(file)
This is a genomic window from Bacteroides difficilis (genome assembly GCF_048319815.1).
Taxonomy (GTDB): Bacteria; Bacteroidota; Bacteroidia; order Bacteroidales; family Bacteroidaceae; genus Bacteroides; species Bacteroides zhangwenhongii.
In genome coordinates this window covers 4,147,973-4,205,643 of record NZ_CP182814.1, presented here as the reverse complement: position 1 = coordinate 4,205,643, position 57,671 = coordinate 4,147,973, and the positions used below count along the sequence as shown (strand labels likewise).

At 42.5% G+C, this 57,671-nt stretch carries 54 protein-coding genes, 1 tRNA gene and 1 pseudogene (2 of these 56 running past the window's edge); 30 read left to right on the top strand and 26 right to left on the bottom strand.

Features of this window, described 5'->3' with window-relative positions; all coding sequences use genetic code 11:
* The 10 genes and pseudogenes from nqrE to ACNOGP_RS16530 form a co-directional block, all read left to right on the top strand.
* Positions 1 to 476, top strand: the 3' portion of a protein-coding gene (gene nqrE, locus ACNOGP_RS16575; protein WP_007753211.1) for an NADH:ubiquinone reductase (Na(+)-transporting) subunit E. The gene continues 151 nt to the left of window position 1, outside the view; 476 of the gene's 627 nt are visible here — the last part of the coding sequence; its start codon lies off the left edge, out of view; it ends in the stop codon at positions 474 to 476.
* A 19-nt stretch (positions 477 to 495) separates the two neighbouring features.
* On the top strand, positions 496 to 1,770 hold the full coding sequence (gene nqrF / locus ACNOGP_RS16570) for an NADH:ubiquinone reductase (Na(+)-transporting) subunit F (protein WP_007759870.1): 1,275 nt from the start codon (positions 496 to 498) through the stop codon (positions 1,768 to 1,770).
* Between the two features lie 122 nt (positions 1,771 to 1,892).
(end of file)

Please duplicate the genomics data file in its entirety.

This is a genomic window from Bacteroides difficilis (genome assembly GCF_048319815.1).
Taxonomy (GTDB): Bacteria; Bacteroidota; Bacteroidia; order Bacteroidales; family Bacteroidaceae; genus Bacteroides; species Bacteroides zhangwenhongii.
In genome coordinates this window covers 4,147,973-4,205,643 of record NZ_CP182814.1, presented here as the reverse complement: position 1 = coordinate 4,205,643, position 57,671 = coordinate 4,147,973, and the positions used below count along the sequence as shown (strand labels likewise).

At 42.5% G+C, this 57,671-nt stretch carries 54 protein-coding genes, 1 tRNA gene and 1 pseudogene (2 of these 56 running past the window's edge); 30 read left to right on the top strand and 26 right to left on the bottom strand.

Features of this window, described 5'->3' with window-relative positions; all coding sequences use genetic code 11:
* The 10 genes and pseudogenes from nqrE to ACNOGP_RS16530 form a co-directional block, all read left to right on the top strand.
* Positions 1 to 476, top strand: the 3' portion of a protein-coding gene (gene nqrE, locus ACNOGP_RS16575; protein WP_007753211.1) for an NADH:ubiquinone reductase (Na(+)-transporting) subunit E. The gene continues 151 nt to the left of window position 1, outside the view; 476 of the gene's 627 nt are visible here — the last part of the coding sequence; its start codon lies off the left edge, out of view; it ends in the stop codon at positions 474 to 476.
* A 19-nt stretch (positions 477 to 495) separates the two neighbouring features.
* On the top strand, positions 496 to 1,770 hold the full coding sequence (gene nqrF / locus ACNOGP_RS16570) for an NADH:ubiquinone reductase (Na(+)-transporting) subunit F (protein WP_007759870.1): 1,275 nt from the start codon (positions 496 to 498) through the stop codon (positions 1,768 to 1,770).
* Between the two features lie 122 nt (positions 1,771 to 1,892).